Economics and the mid-life crisis have much in common: Both dwell on foregone opportunities

C'est la vie; c'est la guerre; c'est la pomme de terre . . . . . . . . . . . . . email: jpalmer at uwo dot ca

. . . . . . . . . . .Richard Posner should be awarded the next Nobel Prize in Economics . . . . . . . . . . . .

Tuesday, March 08, 2005

Judicial Activism - a Recipe for Oligarchy

Legislative bodies are supposed to make laws. Judicial bodies are supposed to interpret them. That division of power has been effective in controlling temporary oligarchical tendencies in either branch of gubmnt.

Sadly, the Supreme Courts in both Canada and the U.S. are using their respective constitutions as a mechanism to make legislation themselves and overturn legislation with which they disagree. George Will does a superb job of pointing this out by dissecting Justice Kennedy's most recent over-reaching majority opinion by the U.S. Supreme Court concerning the capital punishment of a young man who committed a gruesome murder when he was 17-years-old.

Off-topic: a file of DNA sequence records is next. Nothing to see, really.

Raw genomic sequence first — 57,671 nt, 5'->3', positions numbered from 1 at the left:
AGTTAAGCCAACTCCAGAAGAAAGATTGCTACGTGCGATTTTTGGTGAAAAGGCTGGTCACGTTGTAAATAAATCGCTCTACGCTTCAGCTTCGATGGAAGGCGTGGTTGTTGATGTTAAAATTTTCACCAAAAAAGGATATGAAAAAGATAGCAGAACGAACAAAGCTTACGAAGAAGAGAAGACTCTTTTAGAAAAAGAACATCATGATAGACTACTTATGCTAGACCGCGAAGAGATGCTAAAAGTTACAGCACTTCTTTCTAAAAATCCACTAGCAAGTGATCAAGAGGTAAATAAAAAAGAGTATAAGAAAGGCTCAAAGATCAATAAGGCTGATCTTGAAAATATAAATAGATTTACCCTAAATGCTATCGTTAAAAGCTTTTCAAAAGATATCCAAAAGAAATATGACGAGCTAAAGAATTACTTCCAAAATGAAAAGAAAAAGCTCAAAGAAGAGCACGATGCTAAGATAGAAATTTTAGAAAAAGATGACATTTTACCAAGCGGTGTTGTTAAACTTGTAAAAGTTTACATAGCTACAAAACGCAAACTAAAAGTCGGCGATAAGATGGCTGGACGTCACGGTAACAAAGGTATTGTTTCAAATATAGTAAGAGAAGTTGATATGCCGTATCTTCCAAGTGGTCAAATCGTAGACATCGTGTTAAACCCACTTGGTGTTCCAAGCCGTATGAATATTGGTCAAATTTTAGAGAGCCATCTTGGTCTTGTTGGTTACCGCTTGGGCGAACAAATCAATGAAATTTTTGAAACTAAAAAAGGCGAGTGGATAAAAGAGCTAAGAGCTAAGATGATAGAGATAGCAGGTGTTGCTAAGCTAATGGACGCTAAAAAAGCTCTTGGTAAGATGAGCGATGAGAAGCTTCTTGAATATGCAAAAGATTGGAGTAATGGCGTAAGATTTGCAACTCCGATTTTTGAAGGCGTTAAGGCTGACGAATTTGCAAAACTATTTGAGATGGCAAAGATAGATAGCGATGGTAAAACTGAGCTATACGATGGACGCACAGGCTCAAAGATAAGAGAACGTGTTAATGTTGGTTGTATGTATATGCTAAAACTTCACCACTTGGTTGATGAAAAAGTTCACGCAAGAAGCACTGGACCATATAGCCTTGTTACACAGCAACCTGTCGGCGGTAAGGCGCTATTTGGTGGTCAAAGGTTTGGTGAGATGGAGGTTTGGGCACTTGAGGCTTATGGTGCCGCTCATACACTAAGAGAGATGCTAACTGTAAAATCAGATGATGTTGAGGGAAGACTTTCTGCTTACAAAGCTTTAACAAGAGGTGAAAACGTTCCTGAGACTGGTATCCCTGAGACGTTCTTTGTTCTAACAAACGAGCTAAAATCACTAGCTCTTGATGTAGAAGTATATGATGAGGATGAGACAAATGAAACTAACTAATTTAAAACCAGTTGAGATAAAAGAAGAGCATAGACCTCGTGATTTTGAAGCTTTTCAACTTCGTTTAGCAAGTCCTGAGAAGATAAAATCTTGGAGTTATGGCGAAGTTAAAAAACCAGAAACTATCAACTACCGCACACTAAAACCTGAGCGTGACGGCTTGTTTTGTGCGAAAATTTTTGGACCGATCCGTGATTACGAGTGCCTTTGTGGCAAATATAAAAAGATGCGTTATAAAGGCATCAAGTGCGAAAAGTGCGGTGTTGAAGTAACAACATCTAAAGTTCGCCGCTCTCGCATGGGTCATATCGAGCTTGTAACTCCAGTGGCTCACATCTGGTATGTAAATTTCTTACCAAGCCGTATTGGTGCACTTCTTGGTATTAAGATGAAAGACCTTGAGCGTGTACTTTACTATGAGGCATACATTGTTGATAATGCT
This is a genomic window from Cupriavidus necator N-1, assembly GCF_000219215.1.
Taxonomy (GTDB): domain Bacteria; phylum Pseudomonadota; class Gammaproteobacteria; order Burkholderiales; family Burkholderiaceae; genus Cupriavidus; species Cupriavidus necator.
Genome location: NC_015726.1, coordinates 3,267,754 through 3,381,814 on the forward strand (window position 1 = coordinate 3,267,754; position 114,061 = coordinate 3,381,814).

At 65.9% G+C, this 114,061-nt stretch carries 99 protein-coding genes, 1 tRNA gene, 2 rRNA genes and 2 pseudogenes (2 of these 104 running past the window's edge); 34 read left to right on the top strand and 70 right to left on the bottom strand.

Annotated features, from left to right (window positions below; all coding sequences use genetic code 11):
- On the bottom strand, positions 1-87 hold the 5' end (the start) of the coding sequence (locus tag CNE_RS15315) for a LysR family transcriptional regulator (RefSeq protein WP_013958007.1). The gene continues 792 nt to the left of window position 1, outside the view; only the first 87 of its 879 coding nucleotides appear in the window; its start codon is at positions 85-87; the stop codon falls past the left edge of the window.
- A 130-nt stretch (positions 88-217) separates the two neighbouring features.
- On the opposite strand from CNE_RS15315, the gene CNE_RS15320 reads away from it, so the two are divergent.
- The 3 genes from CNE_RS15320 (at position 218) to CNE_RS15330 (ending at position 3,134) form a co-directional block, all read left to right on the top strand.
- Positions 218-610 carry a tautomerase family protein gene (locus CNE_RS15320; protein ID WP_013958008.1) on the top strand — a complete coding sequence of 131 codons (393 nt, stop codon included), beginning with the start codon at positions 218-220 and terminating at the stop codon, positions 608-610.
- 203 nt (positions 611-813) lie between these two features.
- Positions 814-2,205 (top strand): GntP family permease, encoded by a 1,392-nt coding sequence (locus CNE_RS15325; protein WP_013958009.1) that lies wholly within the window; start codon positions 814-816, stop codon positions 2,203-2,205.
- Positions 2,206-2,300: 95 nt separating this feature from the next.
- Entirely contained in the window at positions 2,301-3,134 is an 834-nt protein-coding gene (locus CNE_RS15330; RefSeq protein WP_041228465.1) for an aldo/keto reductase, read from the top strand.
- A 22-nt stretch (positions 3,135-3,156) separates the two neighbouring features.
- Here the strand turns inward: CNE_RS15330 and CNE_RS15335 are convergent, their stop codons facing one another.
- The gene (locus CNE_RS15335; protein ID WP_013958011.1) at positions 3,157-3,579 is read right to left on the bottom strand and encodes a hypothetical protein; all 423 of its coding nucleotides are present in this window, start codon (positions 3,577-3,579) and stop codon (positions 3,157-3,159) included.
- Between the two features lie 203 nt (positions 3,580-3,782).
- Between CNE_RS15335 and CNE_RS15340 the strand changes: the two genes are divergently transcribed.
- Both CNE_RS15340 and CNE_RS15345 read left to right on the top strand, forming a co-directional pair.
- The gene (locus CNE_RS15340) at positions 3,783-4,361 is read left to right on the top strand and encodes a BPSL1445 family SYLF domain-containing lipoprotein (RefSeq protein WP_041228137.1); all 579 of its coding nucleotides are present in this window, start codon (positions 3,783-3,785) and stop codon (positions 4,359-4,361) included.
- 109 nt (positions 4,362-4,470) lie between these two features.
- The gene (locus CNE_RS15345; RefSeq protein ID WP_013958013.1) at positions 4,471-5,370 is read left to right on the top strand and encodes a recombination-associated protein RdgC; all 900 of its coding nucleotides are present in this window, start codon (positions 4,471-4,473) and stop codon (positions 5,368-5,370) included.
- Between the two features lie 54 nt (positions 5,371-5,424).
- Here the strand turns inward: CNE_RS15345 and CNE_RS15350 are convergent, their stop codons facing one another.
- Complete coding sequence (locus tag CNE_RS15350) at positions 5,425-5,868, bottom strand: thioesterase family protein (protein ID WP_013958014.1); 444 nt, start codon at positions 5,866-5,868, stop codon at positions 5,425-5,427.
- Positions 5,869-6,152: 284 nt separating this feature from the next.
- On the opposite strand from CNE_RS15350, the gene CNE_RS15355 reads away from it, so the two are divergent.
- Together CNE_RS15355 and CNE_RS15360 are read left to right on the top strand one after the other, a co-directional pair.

Kennedy's opinion, in which Justices Stephen Breyer, Ruth Bader Ginsburg, David Souter and John Paul Stevens joined, is a tossed salad of reasons why those five think the court had a duty to do what state legislatures have the rightful power and, arguably, the moral responsibility to do....

"[I]nappropriate" is not a synonym for "unconstitutional." Kennedy simply assumes that those 12 states [with capital punishment] must consider all capital punishment unconstitutional, not just wrong or ineffective or more trouble than it is worth -- three descriptions that are not synonymous with "unconstitutional."
This point is really important. The justices may strongly believe that some legislation is inappropriate, out-of-step with the mainstream, counter to international opinion, or based on flawed research, but none of these criticisms of the legislation makes it unconstitutional. If legislatures produce legislation that is "inappropriate, out-of-step with the mainstream, counter to international opinion, or based on flawed research", and if the electorate do not like the legislation, let the electorate vote the legislators out of office. What is both inappropriate and unconstitutional is for the Supreme Courts to overturn legislation, calling it unconstitutional when their real reason is something else.

Rory Leishman has written on this topic often in the past, with reference to the Canadian courts. I eagerly await his putting this work together in book form.
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